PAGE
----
Sooo, yesterday I wrote a little about making progress through the middle of a novel, and how for me it is kind of like swimming from one buoy to the next -- meeting small goals and wanting to stay there clinging to that little bit of achievement instead of striking out toward the next goal. Almost all day yesterday, I was clinging to a buoy, trying to do anything but stare at the next chapter heading and the blank space beneath it.
I've said before, it's a rule for me to never stare at a blank page. If I find myself doing that, it's straight to the working doc (or sometimes I feel the need to write by hand in a notebook) to write about the scene at hand and brainstorm, or else to freewrite, which pretty much always gives me some way into the scene at hand. What I need when beginning something, be it a book, a chapter, or a scene, is a little something to hold onto (yeah, kind of like a buoy). How to explain this without examples? Hm. Hmmmm. . .
I need the scene to become just real enough in my mind that I have a way of framing it that lets me in. In the case of the teeny-tiny but important *breakthrough* I finally got at around 10:30 last night, it was just an insight into my character's state of mind, bridging the last chapter to the new one, that gave me a starting point. Ah! She'd have her feelings hurt because of [something], and she'd be feeling a little wounded and spiteful, and so she'd do [this.] And I found a first line, a first paragraph, etc. Nothing genius, and maybe it'll get revised out, but it's a place where I can wade in. Not all chapters are difficult to start, but this is the first one after finishing a "section" that I had in my mind as a whole. Now I'm starting on a new "section" and the feelings are a lot like starting a new book.
So I guess I just wanted to say that it took me hours of brainstorming to finally get a very basic insight that allowed me to wade mincingly into the new section.
And I also wanted to say that: writing advice is a funny thing. I know that what works for me won't work for a lot of people. Yesterday (when I should have been writing) I followed a chain of links that led me to this piece about fighting perfectionism. Of course, I hoped to find a trick I might use, but in fact, though she describes the affliction of perfectionism extremely well, and though I think her tips are great advice, I have learned that they aren't in fact the optimal way to get my own particular brain to do what I want it to do. Not that she's wrong! I'm sure she's right that it's better not to reread what you've written, and to shut off your inner critic. It must be better than the endless rereading that I do. But. Nevertheless. I have given myself permission to proceed with my own painstaking process, efficiency be damned.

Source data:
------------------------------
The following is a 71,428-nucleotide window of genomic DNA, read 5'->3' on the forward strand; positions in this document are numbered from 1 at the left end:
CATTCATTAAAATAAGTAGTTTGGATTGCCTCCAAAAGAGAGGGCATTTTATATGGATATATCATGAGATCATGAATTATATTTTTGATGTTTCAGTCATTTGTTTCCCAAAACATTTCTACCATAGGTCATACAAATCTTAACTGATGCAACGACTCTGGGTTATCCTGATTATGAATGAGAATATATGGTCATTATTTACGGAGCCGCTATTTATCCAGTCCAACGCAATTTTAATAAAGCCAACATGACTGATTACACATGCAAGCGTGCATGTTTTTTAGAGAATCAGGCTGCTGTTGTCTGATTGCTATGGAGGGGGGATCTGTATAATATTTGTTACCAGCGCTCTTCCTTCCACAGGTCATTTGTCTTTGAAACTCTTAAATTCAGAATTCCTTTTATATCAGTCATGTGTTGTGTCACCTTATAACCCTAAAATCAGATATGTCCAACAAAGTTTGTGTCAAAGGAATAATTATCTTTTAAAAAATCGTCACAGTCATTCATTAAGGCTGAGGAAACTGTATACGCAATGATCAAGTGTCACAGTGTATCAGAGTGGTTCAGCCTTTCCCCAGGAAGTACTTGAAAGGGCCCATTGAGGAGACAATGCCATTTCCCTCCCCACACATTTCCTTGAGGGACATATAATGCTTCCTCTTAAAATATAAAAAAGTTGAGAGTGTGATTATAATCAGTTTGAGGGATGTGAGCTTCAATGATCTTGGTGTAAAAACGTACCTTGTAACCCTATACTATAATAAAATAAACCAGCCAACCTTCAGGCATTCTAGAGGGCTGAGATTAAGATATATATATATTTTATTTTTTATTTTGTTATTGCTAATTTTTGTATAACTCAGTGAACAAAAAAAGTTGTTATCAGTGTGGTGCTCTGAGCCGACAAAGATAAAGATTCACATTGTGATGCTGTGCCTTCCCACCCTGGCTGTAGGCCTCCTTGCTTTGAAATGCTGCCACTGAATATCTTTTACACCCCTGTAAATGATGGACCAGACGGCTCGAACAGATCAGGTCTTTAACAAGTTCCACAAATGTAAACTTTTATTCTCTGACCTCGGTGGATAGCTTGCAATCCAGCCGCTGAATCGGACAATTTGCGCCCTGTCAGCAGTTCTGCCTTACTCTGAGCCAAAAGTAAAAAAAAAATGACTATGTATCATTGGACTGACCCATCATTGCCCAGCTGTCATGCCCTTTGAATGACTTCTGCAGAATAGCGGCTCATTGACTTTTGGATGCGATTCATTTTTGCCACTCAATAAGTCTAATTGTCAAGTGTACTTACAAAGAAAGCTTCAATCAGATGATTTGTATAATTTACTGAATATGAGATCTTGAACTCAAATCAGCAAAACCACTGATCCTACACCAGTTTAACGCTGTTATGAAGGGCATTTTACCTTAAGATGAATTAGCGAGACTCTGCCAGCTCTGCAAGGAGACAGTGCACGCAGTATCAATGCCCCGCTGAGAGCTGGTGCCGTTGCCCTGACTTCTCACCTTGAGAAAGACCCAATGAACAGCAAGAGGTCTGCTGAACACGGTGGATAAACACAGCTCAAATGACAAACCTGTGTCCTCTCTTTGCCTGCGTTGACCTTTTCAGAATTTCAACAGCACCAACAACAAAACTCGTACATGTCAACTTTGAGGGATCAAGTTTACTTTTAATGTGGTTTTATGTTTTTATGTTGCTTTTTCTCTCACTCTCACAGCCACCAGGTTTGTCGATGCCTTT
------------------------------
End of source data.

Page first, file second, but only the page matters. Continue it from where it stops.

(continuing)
I tried to write a different way recently. I wrote a NaNo manuscript with my inner critic shut away in a pickle jar, and without reading what I wrote as I went. I zipped through to the end like one long freewrite. And you know what? At the end of it, you couldn't have paid me to read what I had written. I still haven't read it! Working that way killed all interest I had in that story. Personally, I need to fall in love with a story sentence by sentence. I need to fit pieces of plot together with the care of a jeweler setting gems -- picture me, little jeweler's glass stuck in one eye, tiny tweezers in my hand, working very slowly. I need the joy of craft to keep me engaged. I need to reread what I've written and be thrilled with it and proud of myself and in love with my words, and then go on.
That's me. I'm just saying: take all writing advice with a grain of salt. You might need to ignore even the most logical and sound advice; your brain needs what it needs; learn your own mind, develop your own owner's manual to your brain, and proceed accordingly.